iv. The grid: interconnecting the World Wide Web
The World Wide Web (WWW), commonly known as the Web, is an information system where documents and other web resources are identified by Uniform Resource Locators (URLs, such as which may be interlinked by hyperlinks, and are accessible over the Internet. The resources of the Web are transferred via the Hypertext Transfer Protocol (HTTP), may be accessed by users by a software application called a web browser, and are published by a software application called a web server. The World Wide Web is not synonymous with the Internet, which pre-dated the Web in some form by over two decades and upon which technologies the Web is built.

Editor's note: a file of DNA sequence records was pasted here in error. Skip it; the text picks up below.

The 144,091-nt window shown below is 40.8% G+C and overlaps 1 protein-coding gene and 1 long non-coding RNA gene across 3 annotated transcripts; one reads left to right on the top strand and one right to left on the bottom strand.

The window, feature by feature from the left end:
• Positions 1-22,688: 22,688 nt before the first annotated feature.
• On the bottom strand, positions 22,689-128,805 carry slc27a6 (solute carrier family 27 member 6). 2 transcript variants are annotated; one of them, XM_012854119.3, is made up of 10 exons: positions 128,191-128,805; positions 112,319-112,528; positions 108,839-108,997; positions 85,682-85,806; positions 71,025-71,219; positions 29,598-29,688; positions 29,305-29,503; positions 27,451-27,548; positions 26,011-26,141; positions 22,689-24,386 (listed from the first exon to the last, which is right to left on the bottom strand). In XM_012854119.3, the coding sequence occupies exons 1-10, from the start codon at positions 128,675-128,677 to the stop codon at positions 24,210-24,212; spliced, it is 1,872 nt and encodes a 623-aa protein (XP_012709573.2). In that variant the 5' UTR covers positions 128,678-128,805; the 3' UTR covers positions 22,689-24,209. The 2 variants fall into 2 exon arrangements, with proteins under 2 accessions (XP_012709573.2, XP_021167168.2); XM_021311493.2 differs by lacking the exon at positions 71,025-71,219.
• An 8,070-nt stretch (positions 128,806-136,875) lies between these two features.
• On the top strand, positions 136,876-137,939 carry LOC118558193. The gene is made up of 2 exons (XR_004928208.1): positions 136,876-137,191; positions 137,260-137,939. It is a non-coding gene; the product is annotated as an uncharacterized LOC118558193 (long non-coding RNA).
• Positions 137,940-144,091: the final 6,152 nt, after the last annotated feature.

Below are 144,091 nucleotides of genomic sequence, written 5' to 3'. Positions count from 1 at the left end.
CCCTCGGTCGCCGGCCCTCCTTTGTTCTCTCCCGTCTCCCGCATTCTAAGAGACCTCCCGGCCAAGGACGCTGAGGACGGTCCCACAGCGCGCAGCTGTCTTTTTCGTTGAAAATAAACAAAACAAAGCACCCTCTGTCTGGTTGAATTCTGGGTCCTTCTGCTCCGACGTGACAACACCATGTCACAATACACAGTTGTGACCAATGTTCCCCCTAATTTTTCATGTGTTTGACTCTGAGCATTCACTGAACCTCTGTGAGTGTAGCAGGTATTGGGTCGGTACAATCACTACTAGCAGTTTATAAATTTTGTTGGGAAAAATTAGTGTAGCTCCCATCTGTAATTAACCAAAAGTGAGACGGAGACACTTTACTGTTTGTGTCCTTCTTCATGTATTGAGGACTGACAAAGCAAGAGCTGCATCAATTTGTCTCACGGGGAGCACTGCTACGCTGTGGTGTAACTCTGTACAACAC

By 1985, the global Internet began to proliferate in Europe and the Domain Name System (upon which the Uniform Resource Locator is built) came into being. In 1988 the first direct IP connection between Europe and North America was made and Berners-Lee began to openly discuss the possibility of a web-like system at CERN. The W3C Internationalisation Activity assures that web technology works in all languages, scripts, and cultures.